Judge Allows Whistleblower Lawsuit Against Enbridge To Move Forward

CALHOUN COUNTY, Mich. (March 31, 2014)– A civil court case against Enbridge is moving forward in Calhoun County.

The oil pipeline company was responsible for a spill of more than 800,000 gallons of oil in the Marshall area and Kalamazoo River in 2010 after a pipeline rupture.

A former contracted employee who worked for SET Environmental said Enbridge forced his employer to fire him after he accused them of covering-up during clean-up.

The case in Calhoun County involves whistleblower John Bolenbaugh.

He’s suing for damages for intentional interference of contract as well as intentional infliction of emotional distress.

He claims some of that emotional damage stems from incidents in which he feels that Enbridge harassed him.

Whistleblower Accuses Enbridge of Cover-UpBolenbaugh described one situation in which Enbridge employees pulled into a driveway prohibiting him from leaving.

He said, “Enbridge surrounded my vehicle at the front of this person’s driveway.”

A man who said he worked as a security officer at one time, through contractor DK Security, has offered to back-up Bolenbaugh’s claims that employees for Enbridge approached him while he was legally allowed to be on public property.

“He was on public property,” said Garrett Murray, a former security team member. “We had no right to say he couldn’t be there, but all these workers were coming after him.¬† I stepped forward and yelled to the workers and said I would handle it.”

Calhoun County Court Judge James Kingsley weighed in during court proceedings Monday on whether Bolenbaugh could move forward with his suit.

Bolenbaugh’s attorney, Tom Warnicke, fought to keep five counts moving forward.

Meanwhile, Enbridge attorney Kathleen Lang fought to throw out three counts listed in the lawsuit.

Judge Kingsley decided that three counts can move forward, including two counts of interference with contract causing termination of employment and one count of intentional infliction of emotional distress.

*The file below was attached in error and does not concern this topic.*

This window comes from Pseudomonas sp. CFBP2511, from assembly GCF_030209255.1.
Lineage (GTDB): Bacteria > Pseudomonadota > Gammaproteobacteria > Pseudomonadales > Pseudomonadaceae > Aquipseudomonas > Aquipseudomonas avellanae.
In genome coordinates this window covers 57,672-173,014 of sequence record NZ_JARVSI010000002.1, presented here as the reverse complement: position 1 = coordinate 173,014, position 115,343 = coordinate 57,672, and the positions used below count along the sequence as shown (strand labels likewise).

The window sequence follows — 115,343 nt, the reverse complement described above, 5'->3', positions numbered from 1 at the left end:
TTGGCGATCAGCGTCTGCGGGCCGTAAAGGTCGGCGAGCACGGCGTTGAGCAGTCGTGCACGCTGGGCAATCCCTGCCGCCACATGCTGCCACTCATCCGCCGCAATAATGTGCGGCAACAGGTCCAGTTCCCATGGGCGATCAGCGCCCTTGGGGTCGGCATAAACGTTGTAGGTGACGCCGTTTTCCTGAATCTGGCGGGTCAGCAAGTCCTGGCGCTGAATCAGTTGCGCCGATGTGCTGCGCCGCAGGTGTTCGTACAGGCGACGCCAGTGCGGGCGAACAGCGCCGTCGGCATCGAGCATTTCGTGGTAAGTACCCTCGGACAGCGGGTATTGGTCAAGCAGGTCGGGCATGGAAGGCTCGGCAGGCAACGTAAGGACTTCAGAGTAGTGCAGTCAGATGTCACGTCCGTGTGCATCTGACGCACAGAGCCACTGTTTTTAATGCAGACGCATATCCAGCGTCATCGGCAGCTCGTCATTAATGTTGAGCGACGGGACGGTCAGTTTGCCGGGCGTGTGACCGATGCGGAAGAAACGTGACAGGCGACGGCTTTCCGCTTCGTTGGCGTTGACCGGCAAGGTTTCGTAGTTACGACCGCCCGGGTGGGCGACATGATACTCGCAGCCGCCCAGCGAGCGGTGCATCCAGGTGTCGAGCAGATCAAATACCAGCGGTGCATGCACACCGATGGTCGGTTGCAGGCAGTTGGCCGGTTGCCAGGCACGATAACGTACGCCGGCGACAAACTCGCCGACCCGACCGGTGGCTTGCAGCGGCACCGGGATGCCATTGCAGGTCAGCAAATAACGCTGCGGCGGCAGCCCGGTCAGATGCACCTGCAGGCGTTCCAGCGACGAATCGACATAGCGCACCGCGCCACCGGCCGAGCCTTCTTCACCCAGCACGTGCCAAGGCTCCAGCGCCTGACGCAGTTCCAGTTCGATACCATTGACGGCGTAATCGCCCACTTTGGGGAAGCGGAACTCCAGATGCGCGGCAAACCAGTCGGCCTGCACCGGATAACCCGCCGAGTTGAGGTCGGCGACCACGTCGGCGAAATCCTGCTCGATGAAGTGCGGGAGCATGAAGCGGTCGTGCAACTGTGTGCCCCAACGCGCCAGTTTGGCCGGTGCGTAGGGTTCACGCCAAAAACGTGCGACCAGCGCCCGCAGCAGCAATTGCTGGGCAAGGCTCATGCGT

The judge dismissed two other counts of malicious prosecution and false imprisonment that had been filed in the complaint against Enbridge.

While that may have been a victory for Enbridge, there were some motions that were also denied for the oil company.

In one such motion, Lang tried to protect the company’s parent headquarters in Calgary, Canada, arguing over jurisdiction.

She wished to take two Canada-based entities off the list of those named in the lawsuit.

Lang said that employees there weren’t directly involved in what was happening in Michigan.

However, the judge said the two entities will remain listed in the suit for now.

“It is possible, under corporate umbrella, there could have been actions by the two principal Canadian elements of Enbridge. That they either participated in or knowingly knew what was going on without any further action being taken.” said Judge Kingsley.

Lang’s motion to throw out the count that alleges Enbridge caused intentional emotional distress was also denied.

Bolenbaugh’s attorney, Tom Warnicke, sees the result of Monday’ s hearing as a victory.

“Absolutely. Judge Kingsley denied a couple counts in the lawsuit,” said Warnicke. “However, he allowed the primary count to proceed forward in my opinion. That was the intentional infliction of emotional distress claim.”

“I feel great,” said Bolenbaugh. “I’m very excited because the judge actually is allowing us to go forward.”

Bolenbaugh said he feels that if the case goes before a jury, he will win.

“If the jury sees the evidence and the documents and my videos and has other workers testify to the cover ups…that I was harassed and followed, there`s no doubt in my mind,” said Bolenbaugh.

Enbridge Attorney Kathleen Lang opted not to comment after the hearing.

Lorraine Little, Senior Manager of U.S. Public Affairs Liquids Operations & Projects for Enbridge, issued a brief statement saying, “Enbridge does not comment on pending litigation. We look forward to vigorously defending our case. We will have no further comment until the case is resolved.”

Attorneys for Manpower of Lansing, Michigan & Terra Contracting were also present during Monday’s hearing. ¬†They are also listed in the suit.

The judge has given the parties involved until Sept. 1, for discovery.

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